And now??

Following a peak of 1,400,000 in 1943 there was a sharp decline in allotment provision to around 500,00 in the 1970s. By 1996 there were around 297,000 allotments plots available and, although definite figures do not appear available, since then the rate of decline appears to have decreased whilst at the same time there has again been an upsurge of interest in growing food crops. Many reasons can be given for this and everyone has their own theories but a lot of it is due to healthier living, organic growing, knowing what your eating and also the worry of G.M. crops turning up in our supermarkets. Also with the introduction of big supermarkets a large proportion of the smaller greengrocers selling local produce have been forced to close so quality has diminished of fruit and veg.

So what do I have??

I currently have half a plot on my local allotments as I only started out two years ago and was unsure of how well I would get on and also how much time I would need. Last year I found that I could have used more land to grow more stuff...and a wider variety too. I am waiting to see if I can have another half a plot but the situations on our local allotments have changed over the last couple of years and we are rapidly going from neglected plots to a waiting list!!

Keep your finger crossed for me readers!!!

This post was greatly helped by an excellent site which has lots of wonderful information which I read through for this post and goes into the history of allotments in great detail so if you want to know more feel free to go and check it out....but please remember to come back to me!!!!

Sunday 10 January 2010

Allotment foraging!!

Well Like pretty much everywhere else in England...we still have the snow. Nothing at all is happening in the garden or down the allotment due to this. My brussels are still growing as is my purple sprouting broccoli and although the latter is fine I have quite a poor show of brussels. They are there on the stalks but quite tiny and because of this I haven't harvested any yet and I know that plenty of other people have harvested lots so I am quite disappointed. I had the same with my brussels last year but I thought then it was due to the fact that they went in so late. This year I was right on time with the planting so if anyone has any suggestions I would be very grateful!!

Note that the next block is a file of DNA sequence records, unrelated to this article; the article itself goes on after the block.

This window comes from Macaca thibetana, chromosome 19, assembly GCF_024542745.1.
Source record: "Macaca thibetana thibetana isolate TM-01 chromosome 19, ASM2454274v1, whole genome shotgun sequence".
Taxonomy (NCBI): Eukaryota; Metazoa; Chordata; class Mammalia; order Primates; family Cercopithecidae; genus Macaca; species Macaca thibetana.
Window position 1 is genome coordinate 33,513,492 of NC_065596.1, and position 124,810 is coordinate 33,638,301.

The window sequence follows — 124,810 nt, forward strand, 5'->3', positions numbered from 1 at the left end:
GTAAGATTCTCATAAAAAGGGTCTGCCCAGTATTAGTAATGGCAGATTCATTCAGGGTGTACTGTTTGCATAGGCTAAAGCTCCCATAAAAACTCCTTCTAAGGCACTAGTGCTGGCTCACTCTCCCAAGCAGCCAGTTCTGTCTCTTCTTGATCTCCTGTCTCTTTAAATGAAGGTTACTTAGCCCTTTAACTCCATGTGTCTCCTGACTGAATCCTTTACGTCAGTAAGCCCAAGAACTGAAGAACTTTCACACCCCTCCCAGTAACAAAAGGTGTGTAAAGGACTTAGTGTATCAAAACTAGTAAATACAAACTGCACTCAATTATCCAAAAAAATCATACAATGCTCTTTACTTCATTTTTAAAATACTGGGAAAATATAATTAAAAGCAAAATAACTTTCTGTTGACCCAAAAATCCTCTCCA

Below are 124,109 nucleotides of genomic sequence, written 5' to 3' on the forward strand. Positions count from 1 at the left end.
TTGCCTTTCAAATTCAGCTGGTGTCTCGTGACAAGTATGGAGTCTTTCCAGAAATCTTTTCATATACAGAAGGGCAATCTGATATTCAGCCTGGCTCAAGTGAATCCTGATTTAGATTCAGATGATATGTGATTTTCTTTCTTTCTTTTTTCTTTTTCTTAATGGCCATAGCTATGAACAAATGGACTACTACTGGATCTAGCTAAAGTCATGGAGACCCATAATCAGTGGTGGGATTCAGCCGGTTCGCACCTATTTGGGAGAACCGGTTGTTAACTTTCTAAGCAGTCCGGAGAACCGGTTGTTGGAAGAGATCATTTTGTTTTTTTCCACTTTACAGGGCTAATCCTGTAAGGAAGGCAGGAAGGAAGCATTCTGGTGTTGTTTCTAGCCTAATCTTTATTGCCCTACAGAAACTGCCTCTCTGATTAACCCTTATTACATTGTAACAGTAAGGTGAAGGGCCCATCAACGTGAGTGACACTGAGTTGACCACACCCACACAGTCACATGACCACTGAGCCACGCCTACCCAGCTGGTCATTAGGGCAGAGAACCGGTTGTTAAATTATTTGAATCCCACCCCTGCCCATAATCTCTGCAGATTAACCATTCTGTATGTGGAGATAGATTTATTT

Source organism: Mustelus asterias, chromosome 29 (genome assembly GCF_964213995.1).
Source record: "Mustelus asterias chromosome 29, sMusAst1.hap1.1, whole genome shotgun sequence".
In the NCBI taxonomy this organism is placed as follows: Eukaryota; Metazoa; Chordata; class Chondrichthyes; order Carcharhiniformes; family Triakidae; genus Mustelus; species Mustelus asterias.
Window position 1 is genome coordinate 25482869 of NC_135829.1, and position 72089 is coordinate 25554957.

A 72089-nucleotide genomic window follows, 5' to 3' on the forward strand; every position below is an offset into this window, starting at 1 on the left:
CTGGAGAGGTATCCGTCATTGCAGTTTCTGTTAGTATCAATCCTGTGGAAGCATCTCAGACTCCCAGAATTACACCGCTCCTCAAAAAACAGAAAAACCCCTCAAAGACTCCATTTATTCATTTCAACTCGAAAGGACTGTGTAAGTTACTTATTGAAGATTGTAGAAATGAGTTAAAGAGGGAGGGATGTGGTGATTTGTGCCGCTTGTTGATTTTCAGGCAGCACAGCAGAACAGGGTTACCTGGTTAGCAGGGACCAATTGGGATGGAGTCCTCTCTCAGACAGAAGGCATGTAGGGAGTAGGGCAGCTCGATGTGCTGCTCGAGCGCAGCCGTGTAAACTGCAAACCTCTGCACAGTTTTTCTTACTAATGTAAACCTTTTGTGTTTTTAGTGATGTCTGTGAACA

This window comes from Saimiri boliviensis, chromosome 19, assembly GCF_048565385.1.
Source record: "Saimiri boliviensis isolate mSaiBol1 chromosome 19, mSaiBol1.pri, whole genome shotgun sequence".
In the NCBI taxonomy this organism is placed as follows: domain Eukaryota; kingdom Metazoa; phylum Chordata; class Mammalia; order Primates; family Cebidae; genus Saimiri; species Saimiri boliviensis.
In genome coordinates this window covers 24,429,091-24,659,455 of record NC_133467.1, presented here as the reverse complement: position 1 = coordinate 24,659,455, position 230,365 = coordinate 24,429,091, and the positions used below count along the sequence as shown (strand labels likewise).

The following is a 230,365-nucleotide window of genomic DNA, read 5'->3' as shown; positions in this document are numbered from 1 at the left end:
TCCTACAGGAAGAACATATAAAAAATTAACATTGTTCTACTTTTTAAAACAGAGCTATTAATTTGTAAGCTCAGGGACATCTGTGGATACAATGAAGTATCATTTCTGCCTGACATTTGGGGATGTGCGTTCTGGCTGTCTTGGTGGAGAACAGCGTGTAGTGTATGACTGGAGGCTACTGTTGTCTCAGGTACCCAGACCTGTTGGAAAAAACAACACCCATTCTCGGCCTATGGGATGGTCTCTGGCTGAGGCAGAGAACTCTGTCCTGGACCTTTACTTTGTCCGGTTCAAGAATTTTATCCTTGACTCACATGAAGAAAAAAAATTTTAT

Still waiting to see if I will get the extra land that I wanted...I don't know when I will find out about this but if I do get it I am seriously considering getting
a greenhouse...this means I will have plenty of room for my pepper plants and I would really like to have a go at growing melons too....probably honeydew but not sure yet...and of course I have to see if I get the extra half plot...keep your fingers crossed for me!!!!

O.K. The post is called allotment foraging because I did manage to get down the plot this week although I didn't go to do anything on the plot...just for a scrounge! With all the snow that we've been having I have been breaking my back with shoveling out of the way so earlier in the week my Dad and I went down for a root around and found a couple of decent sized bits of hardboard so armed with these and some broom handles we made some snow shovels...(at least my Dad did and I am very grateful to him for mine...Thanks Dad!)

snow shovel
My snow shovel!!

They aren't anything spectacular but they do the job nicely and cut the shoveling time down by two thirds!!! Today is a little warmer in my neck of the woods and we have actually got to just above freezing point. Whilst this means some of the snow is slowly melting it hasn't stopped the snow falling from the sky and now instead of everywhere being white and dry, it's slushy, mucky and wet...I am so sick of it...enough already with the snow....bring me summer!!!!

I guess I can't complain so much as we haven't had it as bad as some places but I am seriously sick of my house looking like a chinese laundry and I don't even want
to think about all the weeds that are being nicely insulated under all that snow! On the plus side, with all the shoveling of snow and ice that I've been doing, digging the allotment for planting isn't going to seem nearly as back breaking!!

Just to finish off...a photo of a thrush feeding in my garden!